After years of compromise, it seems like a great time to be in the market for a stage keyboard. I’m biased coming from a piano background, but I’ve always loved hammer-action instruments, even for playing sounds other than acoustic. Earlier this month, I noted that Yamaha’s MOX line offered hammer action in a 32.6-pound keyboard for US$1699.

Nord has a hammer action offering of their own: the new Nord Electro 3 HP. It sheds some keys, with a 73-key E-E range keybed, but also some pounds, weighing a very luggable 24.25 pounds. The “handmade,” Swedish-built instrument has some other nice features, too:

  • Nord piano/sample libraries, including licensed Melletron and Chamberlin sounds
  • Modeled organs, tonewheels, and transistors (C1, rotary speaker)
  • Four keyboard curves
  • New delay effect with tap tempo, rate, stereo ping-pong
  • Up to four live location settings

There’s also control pedal compatibility with Yamaha FC7, Roland EV-5/7, Korg EXP2/XVP10 and Fatar VP-25.

I have just one complaint in all of this. Nice as it is seeing these instruments with built-in – and increasingly nice – sounds, I would easily trade a computer piano instrument for the onboard samples. But that’s another story, and of course, I absolutely understand why gigging keyboardists might not want to worry about the added stress of operating a computer.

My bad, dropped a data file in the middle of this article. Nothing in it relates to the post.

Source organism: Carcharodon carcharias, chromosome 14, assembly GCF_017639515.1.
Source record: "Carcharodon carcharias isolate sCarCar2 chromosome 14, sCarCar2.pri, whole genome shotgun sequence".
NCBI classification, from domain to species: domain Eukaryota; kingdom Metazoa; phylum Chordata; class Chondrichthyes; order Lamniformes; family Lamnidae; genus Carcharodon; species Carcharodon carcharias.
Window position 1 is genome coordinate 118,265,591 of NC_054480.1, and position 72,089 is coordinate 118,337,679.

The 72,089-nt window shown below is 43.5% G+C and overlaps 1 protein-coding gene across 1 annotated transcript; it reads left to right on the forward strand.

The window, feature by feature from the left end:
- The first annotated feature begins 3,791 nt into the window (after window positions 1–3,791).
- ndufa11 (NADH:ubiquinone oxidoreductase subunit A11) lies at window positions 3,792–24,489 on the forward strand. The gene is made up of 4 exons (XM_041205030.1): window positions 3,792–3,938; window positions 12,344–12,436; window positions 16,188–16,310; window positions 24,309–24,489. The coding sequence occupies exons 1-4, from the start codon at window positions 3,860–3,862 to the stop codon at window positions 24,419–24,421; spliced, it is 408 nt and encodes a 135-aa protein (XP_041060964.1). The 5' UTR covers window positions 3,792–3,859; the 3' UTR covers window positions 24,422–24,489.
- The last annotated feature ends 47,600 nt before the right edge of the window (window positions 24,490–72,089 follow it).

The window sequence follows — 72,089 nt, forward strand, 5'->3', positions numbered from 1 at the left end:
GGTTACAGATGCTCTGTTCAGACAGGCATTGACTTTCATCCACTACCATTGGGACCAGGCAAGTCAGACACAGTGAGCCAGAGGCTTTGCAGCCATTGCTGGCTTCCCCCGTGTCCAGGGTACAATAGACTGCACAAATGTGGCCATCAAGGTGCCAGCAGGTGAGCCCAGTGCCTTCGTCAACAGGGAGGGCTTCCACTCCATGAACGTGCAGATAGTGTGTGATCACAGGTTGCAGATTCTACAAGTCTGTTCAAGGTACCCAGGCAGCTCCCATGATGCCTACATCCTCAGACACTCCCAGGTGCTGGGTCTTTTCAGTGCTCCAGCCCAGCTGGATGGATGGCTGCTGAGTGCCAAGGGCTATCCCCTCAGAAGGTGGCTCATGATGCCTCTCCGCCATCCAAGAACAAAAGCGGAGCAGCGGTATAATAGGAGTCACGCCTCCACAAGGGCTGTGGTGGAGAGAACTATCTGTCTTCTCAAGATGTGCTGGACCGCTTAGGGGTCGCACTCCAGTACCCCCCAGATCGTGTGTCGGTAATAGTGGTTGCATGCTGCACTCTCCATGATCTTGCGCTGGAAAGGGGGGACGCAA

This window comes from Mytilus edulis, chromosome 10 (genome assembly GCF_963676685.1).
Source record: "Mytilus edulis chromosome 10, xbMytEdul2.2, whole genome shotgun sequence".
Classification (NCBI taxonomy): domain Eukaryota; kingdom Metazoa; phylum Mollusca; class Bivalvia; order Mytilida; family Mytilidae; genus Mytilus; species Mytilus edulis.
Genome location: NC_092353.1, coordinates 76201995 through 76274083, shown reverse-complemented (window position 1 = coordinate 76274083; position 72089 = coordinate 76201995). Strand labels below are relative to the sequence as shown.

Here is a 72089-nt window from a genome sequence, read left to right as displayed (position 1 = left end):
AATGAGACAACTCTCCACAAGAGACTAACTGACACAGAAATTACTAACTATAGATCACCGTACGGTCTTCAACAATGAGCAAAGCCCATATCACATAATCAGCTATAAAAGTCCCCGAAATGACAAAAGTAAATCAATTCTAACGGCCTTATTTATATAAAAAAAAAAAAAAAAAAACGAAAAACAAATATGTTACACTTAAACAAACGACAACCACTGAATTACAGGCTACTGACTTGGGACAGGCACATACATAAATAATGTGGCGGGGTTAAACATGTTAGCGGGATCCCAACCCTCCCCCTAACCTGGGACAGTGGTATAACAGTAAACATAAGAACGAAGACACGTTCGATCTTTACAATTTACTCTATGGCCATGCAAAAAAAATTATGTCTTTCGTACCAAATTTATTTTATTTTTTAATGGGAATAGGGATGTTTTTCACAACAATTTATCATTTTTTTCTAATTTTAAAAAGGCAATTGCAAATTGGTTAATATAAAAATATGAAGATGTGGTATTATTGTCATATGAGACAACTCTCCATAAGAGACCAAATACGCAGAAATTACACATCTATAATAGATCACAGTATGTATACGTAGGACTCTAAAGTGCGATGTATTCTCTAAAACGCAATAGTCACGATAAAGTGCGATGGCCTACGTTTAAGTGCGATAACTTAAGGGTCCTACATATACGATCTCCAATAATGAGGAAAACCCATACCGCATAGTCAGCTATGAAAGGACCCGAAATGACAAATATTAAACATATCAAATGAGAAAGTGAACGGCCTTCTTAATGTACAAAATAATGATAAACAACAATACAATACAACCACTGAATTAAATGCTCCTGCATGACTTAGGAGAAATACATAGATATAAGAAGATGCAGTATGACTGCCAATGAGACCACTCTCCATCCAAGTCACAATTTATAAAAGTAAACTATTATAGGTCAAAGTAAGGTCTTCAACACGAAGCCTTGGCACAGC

A representative of Nord tells us that the keyboard, shipping this month, will have an estimated street price of US$2599. (Like I said, the one complaint is, you’d better want to use the internal sounds.)

If you don’t care about hammer action, the Nord Stage 2 released earlier this year added the new organ engine and MIDI over USB (’bout time). More details on that product page of all the sampled/modeled sound engines.

Nord owners, we’d love to hear from you. And, boy that red sure is purty.

  • Random Chance

    Although I play all my sounds using a hammer action master keyboard, I'm still skeptical about playing organ (which I rarely do) sounds using such an interface. But as the Nord Electro does not even have real draw bars you can play (this has been my only real criticism of the original two models), it would not be fair to complain about the choice of keyboard because of the built-in organ sounds. 

  • nick

    Curious who does their keyboard mechanism (China or Italy). Unless we are talking about a big company like Yamaha, few medium sized players let alone smaller players can manufacture a keyboard mechanism (if that were true then we would surely see far more wonderful and innovative key actions).

  • synthetic

    Can't anyone make a no-compromise 88-key controller? 

  • Binary

    No one cares about this. Where is the Nord Modular 3 already?!!

  • David A. Powers

    I’m a professional keyboardist, and I assure you that no pro that I’ve ever met would want the hassle of hooking up a computer with their rig; besides the hassle of space, at least currently no computer setup I’ve ever seen can compete with dedicated hardware in terms of reliability and low latency.